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Cablegate: Pro-Green Scholars Critique Ma Ying-Jeou's

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OO RUEHCN RUEHGH
DE RUEHIN #0733/01 1491024
ZNR UUUUU ZZH
O 281024Z MAY 08
FM AIT TAIPEI
TO RUEHC/SECSTATE WASHDC IMMEDIATE 9016
INFO RUEHBJ/AMEMBASSY BEIJING 8310
RUEHUL/AMEMBASSY SEOUL 9621
RUEHKO/AMEMBASSY TOKYO 9957
RUEHCN/AMCONSUL CHENGDU 2705
RUEHGZ/AMCONSUL GUANGZHOU 1274
RUEHHK/AMCONSUL HONG KONG 9552
RUEHGH/AMCONSUL SHANGHAI 2090
RUEHSH/AMCONSUL SHENYANG 6673
RUEAIIA/CIA WASHDC
RHEFDIA/DIA WASHINGTON DC
RHHJJAA/JICPAC HONOLULU HI
RUEKJCS/SECDEF WASHINGTON DC
RHHMUNA/USPACOM HONOLULU HI

UNCLAS SECTION 01 OF 03 TAIPEI 000733

SIPDIS

E.O. 12958: N/A
TAGS: PGOV PREL CH TW
SUBJECT: PRO-GREEN SCHOLARS CRITIQUE MA YING-JEOU'S
INAUGURAL ADDRESS

REF: TAIPEI 698

SENSITIVE BUT UNCLASSIFIED. PLEASE PROTECT ACCORDINGLY.

1. (SBU) Summary: In a recent panel discussion, several
leading pro-Green scholars argued that President Ma
Ying-jeou's May 20 inaugural address and his approach in
general are rooted in the past, turning back to KMT policies
from the early 1990s (when the party was in power) to address
21st century issues. The scholars charged Ma with continuing
to play partisan politics in his speech by attacking rather
than giving any credit to the DPP administration. In their
view, his foreign policy is confused, seeking to expand
international space while simultaneously calling for a
"diplomatic truce" with Beijing. They also maintained that
Ma's cross-Strait approach is naive, making major concessions
to Beijing up front on the assumption that the PRC will
reciprocate out of simple goodwill. When major progress on
fulfilling his lavish campaign promises fails to materialize
in the coming months, Ma will begin to feel the heat from
dissatisfied voters, the Green scholars predicted. End
Summary.

2. (SBU) A group of leading pro-Green scholars sympathetic
to the DPP analyzed KMT President Ma Ying-jeou's May 20
inaugural address and the future of Taiwan politics at a
panel discussion hosted by the Taiwan Thinktank on May 21.
Professor Lo Chih-cheng, Chairman of the Political Science
Department at Soochow University, moderated the discussion.
The four discussants were Vincent Chen (National Chengchi
University), Michael Hsiao (Academia Sinica), Lai I-chung
(Taiwan Thinktank), and Steven Yang (Taiwan Institute of
Economic Research). The following paragraphs summarize some
of the more interesting views presented during the session.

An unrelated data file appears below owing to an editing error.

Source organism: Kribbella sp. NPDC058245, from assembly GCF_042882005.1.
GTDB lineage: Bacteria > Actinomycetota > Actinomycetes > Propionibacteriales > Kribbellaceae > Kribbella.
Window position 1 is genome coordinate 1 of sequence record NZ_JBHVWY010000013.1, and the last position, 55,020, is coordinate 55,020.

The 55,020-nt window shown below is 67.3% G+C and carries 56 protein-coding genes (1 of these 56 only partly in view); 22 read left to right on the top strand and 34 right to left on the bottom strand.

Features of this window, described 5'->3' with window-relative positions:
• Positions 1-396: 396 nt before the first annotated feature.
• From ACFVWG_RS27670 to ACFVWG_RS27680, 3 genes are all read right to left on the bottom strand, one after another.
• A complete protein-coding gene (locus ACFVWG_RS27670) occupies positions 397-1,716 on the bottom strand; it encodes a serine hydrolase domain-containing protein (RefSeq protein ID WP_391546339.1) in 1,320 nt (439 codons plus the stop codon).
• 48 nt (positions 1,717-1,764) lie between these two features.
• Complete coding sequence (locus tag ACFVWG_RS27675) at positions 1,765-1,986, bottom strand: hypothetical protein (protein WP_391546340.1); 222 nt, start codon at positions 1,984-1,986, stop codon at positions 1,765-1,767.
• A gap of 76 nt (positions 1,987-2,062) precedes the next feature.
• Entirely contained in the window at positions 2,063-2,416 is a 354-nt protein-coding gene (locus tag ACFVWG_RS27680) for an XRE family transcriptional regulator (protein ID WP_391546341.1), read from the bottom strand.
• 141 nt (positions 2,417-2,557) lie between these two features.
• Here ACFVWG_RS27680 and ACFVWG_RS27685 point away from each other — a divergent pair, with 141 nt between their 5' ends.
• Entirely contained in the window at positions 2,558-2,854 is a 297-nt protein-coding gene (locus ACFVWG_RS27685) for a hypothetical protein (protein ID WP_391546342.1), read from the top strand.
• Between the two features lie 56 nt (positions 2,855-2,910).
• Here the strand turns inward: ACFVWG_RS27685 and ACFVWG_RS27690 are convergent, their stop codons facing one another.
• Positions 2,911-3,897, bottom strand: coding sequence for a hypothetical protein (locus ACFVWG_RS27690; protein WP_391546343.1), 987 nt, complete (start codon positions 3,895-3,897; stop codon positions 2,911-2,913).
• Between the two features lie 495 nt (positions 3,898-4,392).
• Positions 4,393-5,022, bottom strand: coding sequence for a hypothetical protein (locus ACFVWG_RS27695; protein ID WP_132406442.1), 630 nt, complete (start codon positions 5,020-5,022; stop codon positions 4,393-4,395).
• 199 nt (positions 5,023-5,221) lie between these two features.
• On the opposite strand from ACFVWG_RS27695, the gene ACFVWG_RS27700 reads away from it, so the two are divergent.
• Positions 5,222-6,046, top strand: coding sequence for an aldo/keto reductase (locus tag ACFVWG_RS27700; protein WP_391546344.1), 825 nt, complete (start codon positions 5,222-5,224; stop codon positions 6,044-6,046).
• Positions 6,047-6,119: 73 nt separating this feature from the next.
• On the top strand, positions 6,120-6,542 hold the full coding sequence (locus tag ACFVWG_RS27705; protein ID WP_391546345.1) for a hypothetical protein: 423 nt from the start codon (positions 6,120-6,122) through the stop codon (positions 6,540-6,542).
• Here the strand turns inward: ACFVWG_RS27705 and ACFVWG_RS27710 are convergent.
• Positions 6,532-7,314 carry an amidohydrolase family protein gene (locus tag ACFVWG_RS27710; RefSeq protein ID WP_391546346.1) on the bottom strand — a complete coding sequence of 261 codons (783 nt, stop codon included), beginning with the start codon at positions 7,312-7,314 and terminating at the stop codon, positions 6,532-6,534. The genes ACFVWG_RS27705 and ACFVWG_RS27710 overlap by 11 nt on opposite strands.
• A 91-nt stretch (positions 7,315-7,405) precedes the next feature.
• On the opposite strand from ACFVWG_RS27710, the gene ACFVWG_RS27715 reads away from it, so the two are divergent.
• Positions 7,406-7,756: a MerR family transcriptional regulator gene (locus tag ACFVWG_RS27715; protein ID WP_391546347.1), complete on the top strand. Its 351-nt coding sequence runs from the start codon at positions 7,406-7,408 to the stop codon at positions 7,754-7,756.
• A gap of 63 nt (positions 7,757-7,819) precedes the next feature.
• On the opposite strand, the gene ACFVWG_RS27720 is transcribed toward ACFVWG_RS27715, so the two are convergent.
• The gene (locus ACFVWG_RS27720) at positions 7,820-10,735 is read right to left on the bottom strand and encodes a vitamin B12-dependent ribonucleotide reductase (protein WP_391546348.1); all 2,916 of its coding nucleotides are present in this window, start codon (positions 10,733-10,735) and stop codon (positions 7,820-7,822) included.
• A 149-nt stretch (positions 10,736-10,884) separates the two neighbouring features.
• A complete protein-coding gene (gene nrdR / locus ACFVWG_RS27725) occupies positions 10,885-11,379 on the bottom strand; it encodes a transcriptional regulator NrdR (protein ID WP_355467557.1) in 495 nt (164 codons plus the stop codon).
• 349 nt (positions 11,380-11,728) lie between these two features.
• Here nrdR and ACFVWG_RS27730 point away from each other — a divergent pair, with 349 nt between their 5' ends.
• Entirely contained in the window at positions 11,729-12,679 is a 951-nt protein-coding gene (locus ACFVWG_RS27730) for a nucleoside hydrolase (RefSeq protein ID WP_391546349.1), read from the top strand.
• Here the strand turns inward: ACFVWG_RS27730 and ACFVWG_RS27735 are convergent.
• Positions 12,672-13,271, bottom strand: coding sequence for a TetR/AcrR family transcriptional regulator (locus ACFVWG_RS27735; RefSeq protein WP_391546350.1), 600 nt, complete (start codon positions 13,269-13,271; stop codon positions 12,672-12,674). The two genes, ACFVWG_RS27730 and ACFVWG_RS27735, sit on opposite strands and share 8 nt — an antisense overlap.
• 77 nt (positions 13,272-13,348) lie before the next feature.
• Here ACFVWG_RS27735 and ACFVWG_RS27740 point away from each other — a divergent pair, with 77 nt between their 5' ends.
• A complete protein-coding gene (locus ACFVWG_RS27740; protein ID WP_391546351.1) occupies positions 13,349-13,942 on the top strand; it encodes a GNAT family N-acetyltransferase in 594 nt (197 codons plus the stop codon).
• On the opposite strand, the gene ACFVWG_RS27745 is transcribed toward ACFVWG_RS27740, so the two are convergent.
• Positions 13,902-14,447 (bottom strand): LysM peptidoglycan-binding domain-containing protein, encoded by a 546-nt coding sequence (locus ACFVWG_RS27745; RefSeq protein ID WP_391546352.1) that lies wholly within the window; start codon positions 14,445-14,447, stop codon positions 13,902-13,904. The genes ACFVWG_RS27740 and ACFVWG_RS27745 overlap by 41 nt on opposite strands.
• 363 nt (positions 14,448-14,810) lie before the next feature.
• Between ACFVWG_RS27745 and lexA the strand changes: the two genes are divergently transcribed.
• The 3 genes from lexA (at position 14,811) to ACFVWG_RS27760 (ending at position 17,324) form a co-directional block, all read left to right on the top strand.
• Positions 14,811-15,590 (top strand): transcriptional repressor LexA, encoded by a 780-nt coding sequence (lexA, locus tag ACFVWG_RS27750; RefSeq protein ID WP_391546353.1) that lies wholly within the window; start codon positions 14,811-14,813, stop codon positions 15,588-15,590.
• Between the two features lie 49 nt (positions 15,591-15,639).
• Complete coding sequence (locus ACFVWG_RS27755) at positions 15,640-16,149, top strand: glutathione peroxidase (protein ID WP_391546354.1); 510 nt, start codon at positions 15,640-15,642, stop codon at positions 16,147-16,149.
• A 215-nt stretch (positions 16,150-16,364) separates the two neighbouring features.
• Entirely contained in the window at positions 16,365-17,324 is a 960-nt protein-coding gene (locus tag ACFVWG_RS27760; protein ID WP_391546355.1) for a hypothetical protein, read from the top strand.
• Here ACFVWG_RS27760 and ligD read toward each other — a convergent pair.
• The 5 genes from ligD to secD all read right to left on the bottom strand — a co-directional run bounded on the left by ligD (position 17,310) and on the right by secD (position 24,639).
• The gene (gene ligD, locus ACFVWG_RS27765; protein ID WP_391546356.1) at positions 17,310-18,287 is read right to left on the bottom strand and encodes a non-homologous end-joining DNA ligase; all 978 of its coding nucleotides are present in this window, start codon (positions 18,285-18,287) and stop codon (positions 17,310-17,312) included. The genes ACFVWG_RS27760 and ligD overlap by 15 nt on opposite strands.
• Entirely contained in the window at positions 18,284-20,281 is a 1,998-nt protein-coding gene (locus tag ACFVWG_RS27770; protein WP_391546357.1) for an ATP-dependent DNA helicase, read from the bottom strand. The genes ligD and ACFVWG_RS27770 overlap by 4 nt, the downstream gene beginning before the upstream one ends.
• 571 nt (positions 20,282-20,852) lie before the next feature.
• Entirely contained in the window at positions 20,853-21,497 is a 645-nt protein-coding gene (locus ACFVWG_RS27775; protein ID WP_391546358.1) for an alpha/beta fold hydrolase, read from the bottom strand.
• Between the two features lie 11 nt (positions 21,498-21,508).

Partisan Politics
-----------------

3. (SBU) Several scholars suggested President Ma Ying-jeou
has not moved beyond the highly partisan politics of the past
several years despite his campaign pledges to promote
political reconciliation and harmony. In his inaugural
address, Ma had nothing good to say about former President
Chen Shui-bian and his administration, instead implying the
DPP was corrupt, incompetent, and even an impediment to
democratic development. This contrasted with President
Chen's 2000 and 2004 inaugural addresses, which had
acknowledged KMT contributions. They maintained that Ma
should have been more gracious and conciliatory, pointing to
at least some of the DPP's major accomplishments, such as
building the High Speed Railway.

The Question of Sovereignty
---------------------------

4. (SBU) In the opinion of the scholars, Ma demeaned
Taiwan's status by avoiding references to sovereignty or
related concepts. For example, Ma talked about Taiwan's
"external relations" without referring to "diplomacy"
(waijiao), a word that implies sovereignty. In addition, he
said Taiwan should strive for "dignity, autonomy, pragmatism,
and flexibility." Several of the academics criticized Ma's
use of the word "autonomy" rather than "sovereignty" as a sop
to Beijing that degrades Taiwan's international status. In
his desire to placate China, Ma showed himself naive,
over-eager, and inconsistent, suggesting at one point that
Taiwan must continue to expand its international space, but
later saying the Taipei should reach a "truce" with Beijing
over diplomatic competition. The scholars argued that this
formulation sends an ambiguous message to Taiwan's allies
about Taipei's commitment to maintain diplomatic
relationships.

5. (SBU) One scholar suggested Ma's approach to foreign
relations indicates a strategic realignment in Taiwan's
priorities. Although Ma emphasized the importance of the
U.S. as Taiwan's major security partner and promised to
strengthen ties with the U.S., he made no mention of the